THIS LEGISLATION HAS BEEN SIGNED INTO LAW BY THE GOVERNOR OF OKLAHOMA
SENATE TO VOTE ON WATER RULE
Bill Allows Cities and Industries to Continue Pollution ofStreams and Lakes
House Bill 3824 now goes to the State Senate after unanimous committee approval with no questions asked. Previously, it passed theHouse 95-0.
The bill, by Rep. CarlNewton of Cherokee and Sen. Darcy Jech of Kingfisher, authorizes the OklahomaDepartment of Environmental Quality to grant a "variance" to water quality rules protecting the Waters of Oklahoma including the Illinois Riverand Lake Tenkiller
"Designer"Bill for Cities
Presenting the bill to the Senate Energy Committee last week, it was stated that the bill was requested by the Department of EnvironmentalQuality (ODEQ) to "assist" towns that can't meet water quality rules.
Those close to HB 3824 say the bill is intended to help the City of Tahlequah which has a phosphorus limit of one-mg/l for its wastewater treatment facility. Tahlequah's permit has been in limbo for years, not being renewed by ODEQ.
Because Tahlequah Phosphorus limit is greater than Oklahoma's scenic rivers phosphorus limit of.037 mg/l, the U.S. EPA may not approve a variance for the city. It might be considered as "back sliding" by the EPA. However, variance is a tool in the EPA tool box.
Each year, thousands of kilograms of phosphorus flow into Lake Tenkiller from a watershed awash in the nutrient.* Sewage treatment plants, poultry farms, cattle ranches, and failing septic systems contribute phosphorus that degrades water clarity and safety.
A 2006 water quality study of Lake Tenkiller requested by the ODEQ found that 35-percent of phosphorus entering Tenkiller comes from point-sources such as wastewater treatment facilities. Quoting from the report:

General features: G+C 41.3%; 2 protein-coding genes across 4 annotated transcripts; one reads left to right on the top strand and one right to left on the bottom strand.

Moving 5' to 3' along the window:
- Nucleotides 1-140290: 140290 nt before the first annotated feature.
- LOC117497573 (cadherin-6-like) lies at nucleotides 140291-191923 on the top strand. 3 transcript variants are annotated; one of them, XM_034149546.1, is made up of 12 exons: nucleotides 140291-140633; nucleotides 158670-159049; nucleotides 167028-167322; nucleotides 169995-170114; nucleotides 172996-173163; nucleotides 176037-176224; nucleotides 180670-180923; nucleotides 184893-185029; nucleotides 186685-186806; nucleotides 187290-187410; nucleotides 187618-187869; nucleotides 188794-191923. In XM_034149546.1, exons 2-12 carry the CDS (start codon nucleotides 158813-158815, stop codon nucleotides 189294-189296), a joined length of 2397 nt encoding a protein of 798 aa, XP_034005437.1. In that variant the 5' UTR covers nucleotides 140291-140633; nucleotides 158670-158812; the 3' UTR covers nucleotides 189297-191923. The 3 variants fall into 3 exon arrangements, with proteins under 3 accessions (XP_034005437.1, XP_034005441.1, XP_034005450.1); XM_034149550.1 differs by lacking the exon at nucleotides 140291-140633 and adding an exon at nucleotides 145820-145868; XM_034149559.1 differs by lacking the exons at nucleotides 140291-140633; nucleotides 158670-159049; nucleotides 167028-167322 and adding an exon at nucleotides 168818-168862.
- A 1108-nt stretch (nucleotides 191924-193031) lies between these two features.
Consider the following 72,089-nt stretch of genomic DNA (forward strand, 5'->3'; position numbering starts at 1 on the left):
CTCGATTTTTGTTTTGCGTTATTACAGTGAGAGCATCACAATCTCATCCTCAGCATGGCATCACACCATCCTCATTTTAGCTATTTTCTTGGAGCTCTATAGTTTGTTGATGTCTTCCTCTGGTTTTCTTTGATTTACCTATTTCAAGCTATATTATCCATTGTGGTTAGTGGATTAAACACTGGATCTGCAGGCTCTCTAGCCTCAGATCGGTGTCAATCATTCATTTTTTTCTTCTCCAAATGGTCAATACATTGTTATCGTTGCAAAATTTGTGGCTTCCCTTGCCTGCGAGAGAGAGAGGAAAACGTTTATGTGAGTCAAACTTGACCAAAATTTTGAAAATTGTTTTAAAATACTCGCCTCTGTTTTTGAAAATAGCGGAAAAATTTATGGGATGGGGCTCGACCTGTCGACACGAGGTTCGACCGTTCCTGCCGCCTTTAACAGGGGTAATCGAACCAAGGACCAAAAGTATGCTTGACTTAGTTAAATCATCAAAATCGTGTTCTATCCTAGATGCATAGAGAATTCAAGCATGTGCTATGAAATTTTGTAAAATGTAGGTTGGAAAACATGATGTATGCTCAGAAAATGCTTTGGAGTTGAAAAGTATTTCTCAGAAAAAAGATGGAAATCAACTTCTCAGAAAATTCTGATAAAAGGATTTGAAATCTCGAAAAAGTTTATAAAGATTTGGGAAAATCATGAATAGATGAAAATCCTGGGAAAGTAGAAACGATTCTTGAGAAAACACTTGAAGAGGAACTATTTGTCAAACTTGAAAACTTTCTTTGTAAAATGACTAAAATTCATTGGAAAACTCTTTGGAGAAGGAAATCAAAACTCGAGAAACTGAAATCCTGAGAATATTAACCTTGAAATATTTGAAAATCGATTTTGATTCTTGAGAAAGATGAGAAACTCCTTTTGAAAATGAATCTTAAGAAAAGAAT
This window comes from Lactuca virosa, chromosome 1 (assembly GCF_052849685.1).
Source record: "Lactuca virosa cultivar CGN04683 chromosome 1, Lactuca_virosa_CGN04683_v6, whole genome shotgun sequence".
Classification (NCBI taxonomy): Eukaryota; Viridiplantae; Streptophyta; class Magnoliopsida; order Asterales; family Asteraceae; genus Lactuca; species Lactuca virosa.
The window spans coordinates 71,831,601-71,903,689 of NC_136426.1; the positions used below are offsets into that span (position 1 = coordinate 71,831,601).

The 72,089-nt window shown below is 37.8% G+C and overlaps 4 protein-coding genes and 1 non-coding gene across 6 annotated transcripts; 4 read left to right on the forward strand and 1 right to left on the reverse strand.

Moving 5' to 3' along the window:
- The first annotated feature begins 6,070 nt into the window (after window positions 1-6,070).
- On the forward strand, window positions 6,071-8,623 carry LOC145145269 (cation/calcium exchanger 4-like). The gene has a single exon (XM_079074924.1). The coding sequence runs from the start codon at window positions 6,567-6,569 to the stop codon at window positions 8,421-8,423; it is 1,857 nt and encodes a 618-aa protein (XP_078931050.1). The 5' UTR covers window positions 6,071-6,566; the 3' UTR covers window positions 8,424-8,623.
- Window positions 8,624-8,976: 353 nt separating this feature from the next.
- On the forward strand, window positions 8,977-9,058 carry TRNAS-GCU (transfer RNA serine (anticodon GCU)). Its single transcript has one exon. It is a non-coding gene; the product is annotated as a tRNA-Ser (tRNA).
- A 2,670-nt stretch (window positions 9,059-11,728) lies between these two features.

Point source reductions are the key to meeting the 0.037 mg/l total phosphorus criterion. The model predicts that reductions in (chicken) litter application will have little effect upon the measured three month geometric means. This is not surprising since nonpoint sources generate loads which are very transient in nature.**
Non-point sources include storm runoff from farms, failed septic systems, and erosion of stream banks.
WhatSTIR Anticipates will happen on HB 3824
In view of the momentum of this legislation, the lack of historical knowledge at the Capitol about Oklahoma scenic rivers, and the lack of regard for protecting clean water, STIR believes this bill will be approved and signed by the Governor. How to incorporate HB 3824 into Oklahoma's water quality rules will then have to be determined. Questions such as how long a variance to pollution may exist are important considerations.
STIR members, especially those on Lake Tenkiller, must pay very close attention to the variance issues and prepare to defend the Illinois River in the near future.
If you are concerned about HB 3824, calling, and emailing your Oklahoma State Senatorcould possibly help. You may tell Senators that Oklahoma must not marginalize the quality of the Illinois River and Lake Tenkiller by approvingHB 3824 in its present form. HB 3824 certainly makes it more difficult for STIR to meet its mission.
*73,518 kilograms 5-year rolling average. Annual report delivered to the Arkansas-Oklahoma Arkansas River Compact Commission. See: https://illinoisriver.org/images/uploads/20211016/compact-report-22-pages-oct-2021-91058.pdf
** Illinois River Upland and In-Stream Phosphorus Modeling FinalReport by Dr. Daniel E Storm, Mr. Michael J. White, and Dr. Michael d Smolen.